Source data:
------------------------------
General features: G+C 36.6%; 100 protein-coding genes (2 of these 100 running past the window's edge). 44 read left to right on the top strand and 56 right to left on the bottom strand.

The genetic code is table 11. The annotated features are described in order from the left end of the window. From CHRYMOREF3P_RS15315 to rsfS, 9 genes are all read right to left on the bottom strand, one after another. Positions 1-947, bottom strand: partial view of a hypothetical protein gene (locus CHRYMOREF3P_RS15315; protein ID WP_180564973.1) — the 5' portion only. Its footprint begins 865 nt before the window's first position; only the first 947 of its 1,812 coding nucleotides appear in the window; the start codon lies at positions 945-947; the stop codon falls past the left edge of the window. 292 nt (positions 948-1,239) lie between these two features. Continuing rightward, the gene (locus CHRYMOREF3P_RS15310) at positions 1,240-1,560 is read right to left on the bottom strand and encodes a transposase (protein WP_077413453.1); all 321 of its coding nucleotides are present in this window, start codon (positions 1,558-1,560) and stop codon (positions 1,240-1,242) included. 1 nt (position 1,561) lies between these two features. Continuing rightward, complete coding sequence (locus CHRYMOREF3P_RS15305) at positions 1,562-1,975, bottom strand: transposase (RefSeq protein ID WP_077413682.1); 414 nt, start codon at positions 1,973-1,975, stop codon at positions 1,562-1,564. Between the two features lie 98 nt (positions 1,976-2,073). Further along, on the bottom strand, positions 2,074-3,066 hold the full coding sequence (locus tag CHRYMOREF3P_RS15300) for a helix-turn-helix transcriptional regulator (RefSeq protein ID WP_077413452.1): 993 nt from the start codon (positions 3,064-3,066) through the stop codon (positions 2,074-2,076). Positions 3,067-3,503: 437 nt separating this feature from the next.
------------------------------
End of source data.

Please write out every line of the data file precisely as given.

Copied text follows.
General features: G+C 36.6%; 100 protein-coding genes (2 of these 100 running past the window's edge). 44 read left to right on the top strand and 56 right to left on the bottom strand.

The genetic code is table 11. The annotated features are described in order from the left end of the window. From CHRYMOREF3P_RS15315 to rsfS, 9 genes are all read right to left on the bottom strand, one after another. Positions 1-947, bottom strand: partial view of a hypothetical protein gene (locus CHRYMOREF3P_RS15315; protein ID WP_180564973.1) — the 5' portion only. Its footprint begins 865 nt before the window's first position; only the first 947 of its 1,812 coding nucleotides appear in the window; the start codon lies at positions 945-947; the stop codon falls past the left edge of the window. 292 nt (positions 948-1,239) lie between these two features. Continuing rightward, the gene (locus CHRYMOREF3P_RS15310) at positions 1,240-1,560 is read right to left on the bottom strand and encodes a transposase (protein WP_077413453.1); all 321 of its coding nucleotides are present in this window, start codon (positions 1,558-1,560) and stop codon (positions 1,240-1,242) included. 1 nt (position 1,561) lies between these two features. Continuing rightward, complete coding sequence (locus CHRYMOREF3P_RS15305) at positions 1,562-1,975, bottom strand: transposase (RefSeq protein ID WP_077413682.1); 414 nt, start codon at positions 1,973-1,975, stop codon at positions 1,562-1,564. Between the two features lie 98 nt (positions 1,976-2,073). Further along, on the bottom strand, positions 2,074-3,066 hold the full coding sequence (locus tag CHRYMOREF3P_RS15300) for a helix-turn-helix transcriptional regulator (RefSeq protein ID WP_077413452.1): 993 nt from the start codon (positions 3,064-3,066) through the stop codon (positions 2,074-2,076). Positions 3,067-3,503: 437 nt separating this feature from the next.